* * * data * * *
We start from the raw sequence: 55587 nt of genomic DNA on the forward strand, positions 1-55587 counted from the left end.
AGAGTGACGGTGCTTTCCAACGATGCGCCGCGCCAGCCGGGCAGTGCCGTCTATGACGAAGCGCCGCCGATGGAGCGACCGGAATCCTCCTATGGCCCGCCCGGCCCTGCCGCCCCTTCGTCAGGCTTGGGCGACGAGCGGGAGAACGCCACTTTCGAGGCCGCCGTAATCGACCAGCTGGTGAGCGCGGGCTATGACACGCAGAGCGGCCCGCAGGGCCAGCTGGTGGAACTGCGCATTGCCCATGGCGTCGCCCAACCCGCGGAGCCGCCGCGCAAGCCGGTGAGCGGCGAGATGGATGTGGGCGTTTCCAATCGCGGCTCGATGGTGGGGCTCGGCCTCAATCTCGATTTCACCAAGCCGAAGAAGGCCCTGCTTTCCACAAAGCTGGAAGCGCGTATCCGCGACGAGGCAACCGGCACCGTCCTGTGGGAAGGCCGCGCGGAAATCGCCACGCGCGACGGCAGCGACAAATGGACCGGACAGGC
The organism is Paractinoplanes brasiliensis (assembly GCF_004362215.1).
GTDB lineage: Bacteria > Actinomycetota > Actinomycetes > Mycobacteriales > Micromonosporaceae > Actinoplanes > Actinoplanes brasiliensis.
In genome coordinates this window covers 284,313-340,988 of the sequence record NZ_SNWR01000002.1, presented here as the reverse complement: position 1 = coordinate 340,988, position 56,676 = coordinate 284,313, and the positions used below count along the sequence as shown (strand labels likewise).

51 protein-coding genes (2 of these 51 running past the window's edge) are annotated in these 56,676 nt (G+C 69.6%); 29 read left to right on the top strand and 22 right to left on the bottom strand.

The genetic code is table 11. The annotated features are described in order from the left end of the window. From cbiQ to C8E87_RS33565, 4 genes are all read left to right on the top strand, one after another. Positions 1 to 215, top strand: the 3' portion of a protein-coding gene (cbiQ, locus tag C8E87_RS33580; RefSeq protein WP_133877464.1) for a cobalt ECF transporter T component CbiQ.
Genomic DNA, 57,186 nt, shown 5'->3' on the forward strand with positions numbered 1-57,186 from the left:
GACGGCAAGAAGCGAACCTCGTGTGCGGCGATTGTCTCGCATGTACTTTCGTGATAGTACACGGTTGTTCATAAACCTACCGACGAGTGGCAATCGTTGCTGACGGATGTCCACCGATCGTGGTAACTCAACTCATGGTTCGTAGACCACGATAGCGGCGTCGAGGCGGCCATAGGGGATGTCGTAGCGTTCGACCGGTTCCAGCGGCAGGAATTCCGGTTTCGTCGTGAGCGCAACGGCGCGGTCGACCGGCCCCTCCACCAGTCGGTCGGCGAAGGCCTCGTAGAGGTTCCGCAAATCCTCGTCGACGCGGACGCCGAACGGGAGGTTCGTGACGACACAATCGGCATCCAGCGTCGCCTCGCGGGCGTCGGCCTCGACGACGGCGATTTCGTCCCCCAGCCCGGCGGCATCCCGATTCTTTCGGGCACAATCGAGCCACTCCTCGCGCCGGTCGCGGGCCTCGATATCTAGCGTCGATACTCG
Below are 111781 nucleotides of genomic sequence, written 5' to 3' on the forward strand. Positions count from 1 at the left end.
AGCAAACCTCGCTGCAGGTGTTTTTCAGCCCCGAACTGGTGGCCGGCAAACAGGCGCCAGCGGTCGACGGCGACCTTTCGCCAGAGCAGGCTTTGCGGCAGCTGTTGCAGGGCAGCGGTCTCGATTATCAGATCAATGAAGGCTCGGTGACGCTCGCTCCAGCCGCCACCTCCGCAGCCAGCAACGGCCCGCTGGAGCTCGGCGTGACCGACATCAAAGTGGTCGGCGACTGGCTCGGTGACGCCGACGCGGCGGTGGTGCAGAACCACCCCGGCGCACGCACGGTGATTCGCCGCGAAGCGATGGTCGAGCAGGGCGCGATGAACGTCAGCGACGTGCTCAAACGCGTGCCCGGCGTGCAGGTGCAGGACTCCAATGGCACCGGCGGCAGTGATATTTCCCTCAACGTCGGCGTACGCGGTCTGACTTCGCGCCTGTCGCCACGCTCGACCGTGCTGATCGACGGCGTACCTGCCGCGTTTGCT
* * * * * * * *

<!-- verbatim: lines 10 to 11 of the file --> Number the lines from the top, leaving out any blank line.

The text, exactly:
Below are 111781 nucleotides of genomic sequence, written 5' to 3' on the forward strand. Positions count from 1 at the left end.
AGCAAACCTCGCTGCAGGTGTTTTTCAGCCCCGAACTGGTGGCCGGCAAACAGGCGCCAGCGGTCGACGGCGACCTTTCGCCAGAGCAGGCTTTGCGGCAGCTGTTGCAGGGCAGCGGTCTCGATTATCAGATCAATGAAGGCTCGGTGACGCTCGCTCCAGCCGCCACCTCCGCAGCCAGCAACGGCCCGCTGGAGCTCGGCGTGACCGACATCAAAGTGGTCGGCGACTGGCTCGGTGACGCCGACGCGGCGGTGGTGCAGAACCACCCCGGCGCACGCACGGTGATTCGCCGCGAAGCGATGGTCGAGCAGGGCGCGATGAACGTCAGCGACGTGCTCAAACGCGTGCCCGGCGTGCAGGTGCAGGACTCCAATGGCACCGGCGGCAGTGATATTTCCCTCAACGTCGGCGTACGCGGTCTGACTTCGCGCCTGTCGCCACGCTCGACCGTGCTGATCGACGGCGTACCTGCCGCGTTTGCT